Webster: It was just what I wanted to do. It came out of the Yale work with the clay brick piece. And there was a mound too, that didn’t work. I reformed it into a slipped mound, actually, the Slipped Cone with Flat Top (1983) is in the Panza Collection. He installed it and it has never come down. Which is nice to have a piece that stays. His buying a lot of work was really great for me.
Rail: Yes. I can imagine. Are all of your other works sort of ephemeral?
Webster: The Nassau County piece is no longer there. I don’t know, have I ever made a piece that’s just there? That’s always permanently there? I think the impermanence of them is important too, then you can go in and do something and make it impermanent, and let it be impermanent. I made some seats out of black wax and we formed them into two facing seats like this type that are in bronze. I mean, I think I’ve done other bronze-type things, if I remember right. But these are all questions I need to think about. Would I want something like the pool at PS1 to be permanent somewhere? It doesn’t make as much sense.
Rail: It would take a lot of fish.
Webster: Yes, a lot of fish. [Laughter] I’m curious about what you think about other things. What else interests you out there now?
Rail: I’m interested in the redefinition of what it means to be an artist. A lot of the work about environmental issues that I like is collaborative and interdisciplinary. It’s interesting to see the role that art can play to help shift the cultural conversation, and the way that artists can find this backdoor entrance, working across lanes. And they do it in so many different ways. There’s something that’s going to reach somebody. I’m interested in the pushback artists can give.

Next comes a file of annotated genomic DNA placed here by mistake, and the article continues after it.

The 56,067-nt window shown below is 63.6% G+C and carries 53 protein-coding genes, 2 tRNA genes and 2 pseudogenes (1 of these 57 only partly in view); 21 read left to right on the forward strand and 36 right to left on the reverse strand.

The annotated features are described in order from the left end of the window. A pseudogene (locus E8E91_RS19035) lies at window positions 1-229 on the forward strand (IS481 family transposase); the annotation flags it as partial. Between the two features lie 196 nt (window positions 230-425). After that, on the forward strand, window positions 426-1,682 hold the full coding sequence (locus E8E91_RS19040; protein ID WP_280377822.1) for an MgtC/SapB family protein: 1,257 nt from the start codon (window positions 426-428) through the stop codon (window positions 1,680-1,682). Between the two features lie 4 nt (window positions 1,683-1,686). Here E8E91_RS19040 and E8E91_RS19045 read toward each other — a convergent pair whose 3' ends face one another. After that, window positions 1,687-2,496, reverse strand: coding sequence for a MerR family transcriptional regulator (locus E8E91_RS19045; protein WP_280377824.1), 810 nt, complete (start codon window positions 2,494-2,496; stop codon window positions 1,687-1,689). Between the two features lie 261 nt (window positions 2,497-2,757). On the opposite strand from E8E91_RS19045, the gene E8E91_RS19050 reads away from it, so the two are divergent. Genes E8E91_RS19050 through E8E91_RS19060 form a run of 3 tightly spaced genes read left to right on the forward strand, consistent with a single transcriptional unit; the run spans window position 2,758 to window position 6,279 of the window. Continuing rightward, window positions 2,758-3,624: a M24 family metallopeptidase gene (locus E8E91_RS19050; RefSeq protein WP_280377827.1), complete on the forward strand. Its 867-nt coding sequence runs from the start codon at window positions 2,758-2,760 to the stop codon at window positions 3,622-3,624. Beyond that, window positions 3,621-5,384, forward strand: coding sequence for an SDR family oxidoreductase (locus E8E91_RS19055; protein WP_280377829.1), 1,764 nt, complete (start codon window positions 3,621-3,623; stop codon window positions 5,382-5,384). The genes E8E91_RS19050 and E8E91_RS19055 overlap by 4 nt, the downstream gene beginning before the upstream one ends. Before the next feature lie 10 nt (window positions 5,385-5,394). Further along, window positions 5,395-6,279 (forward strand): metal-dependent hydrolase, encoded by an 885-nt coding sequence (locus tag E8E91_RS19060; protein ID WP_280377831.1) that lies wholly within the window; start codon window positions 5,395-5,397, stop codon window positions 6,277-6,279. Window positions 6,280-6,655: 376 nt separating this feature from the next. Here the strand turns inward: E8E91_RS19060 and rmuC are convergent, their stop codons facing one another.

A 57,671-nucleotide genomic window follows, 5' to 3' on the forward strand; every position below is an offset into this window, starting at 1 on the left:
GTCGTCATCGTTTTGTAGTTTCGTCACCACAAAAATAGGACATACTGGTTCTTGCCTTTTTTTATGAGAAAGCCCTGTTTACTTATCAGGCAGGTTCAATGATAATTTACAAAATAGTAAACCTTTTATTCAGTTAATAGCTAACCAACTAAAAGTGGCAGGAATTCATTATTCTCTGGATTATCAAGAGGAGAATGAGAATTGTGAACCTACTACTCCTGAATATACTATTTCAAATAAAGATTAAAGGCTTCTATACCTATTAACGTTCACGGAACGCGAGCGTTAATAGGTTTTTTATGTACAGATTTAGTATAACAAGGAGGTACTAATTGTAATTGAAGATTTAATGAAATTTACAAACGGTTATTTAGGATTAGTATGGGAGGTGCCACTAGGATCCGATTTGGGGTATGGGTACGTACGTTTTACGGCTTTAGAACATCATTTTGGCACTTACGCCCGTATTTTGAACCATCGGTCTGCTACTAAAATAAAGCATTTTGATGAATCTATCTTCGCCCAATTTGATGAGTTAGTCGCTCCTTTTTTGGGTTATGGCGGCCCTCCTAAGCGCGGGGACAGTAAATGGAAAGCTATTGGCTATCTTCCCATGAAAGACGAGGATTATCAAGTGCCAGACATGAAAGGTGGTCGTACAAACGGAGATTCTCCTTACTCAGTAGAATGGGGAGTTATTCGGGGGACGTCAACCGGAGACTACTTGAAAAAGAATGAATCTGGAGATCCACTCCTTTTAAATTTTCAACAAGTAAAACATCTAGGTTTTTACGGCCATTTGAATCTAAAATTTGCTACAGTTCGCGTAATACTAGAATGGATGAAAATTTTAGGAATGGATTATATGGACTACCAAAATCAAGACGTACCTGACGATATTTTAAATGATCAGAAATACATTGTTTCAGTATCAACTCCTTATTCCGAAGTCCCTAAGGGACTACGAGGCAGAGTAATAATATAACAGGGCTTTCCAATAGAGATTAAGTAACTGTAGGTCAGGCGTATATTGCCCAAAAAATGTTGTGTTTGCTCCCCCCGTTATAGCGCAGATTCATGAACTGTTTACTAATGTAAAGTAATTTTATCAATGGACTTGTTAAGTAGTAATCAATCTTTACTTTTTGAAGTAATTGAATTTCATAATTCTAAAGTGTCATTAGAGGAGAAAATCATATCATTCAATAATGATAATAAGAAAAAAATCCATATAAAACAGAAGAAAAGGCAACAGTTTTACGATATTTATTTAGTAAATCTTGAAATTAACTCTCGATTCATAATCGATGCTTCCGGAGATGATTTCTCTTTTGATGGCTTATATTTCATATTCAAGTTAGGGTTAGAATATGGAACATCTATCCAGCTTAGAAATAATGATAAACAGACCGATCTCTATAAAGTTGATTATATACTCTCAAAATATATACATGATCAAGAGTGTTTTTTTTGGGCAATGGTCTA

I think your work has a lot of pushback because of the connection it tries to nurture between people and organic materials. And because of the pride of place that it gives to the materials so that they can speak for themselves. At the same time there is an aesthetic appeal, you want to go up to it, it’s inviting. That was my experience with your 2016 show. It was inviting. I felt good in there, it was comforting. That’s a gift to give to people, especially now.
Webster: That’s good to know. That’s good to hear. It’s very good to hear. Because there is that aspect of it. I mean, it’s concrete and spatial, geometric, but I also want people to go into the object. It’s interesting to think about is there another stage, is there another? I don’t know. I don’t want to define materials.
Rail: We tend to think about everything being a raw material, as if it doesn’t have value until we’ve made it into something, or turned it into some other form. There’s something unadulterated about these materials here. I think that’s an important part of your work.
Webster: There’s something very primal.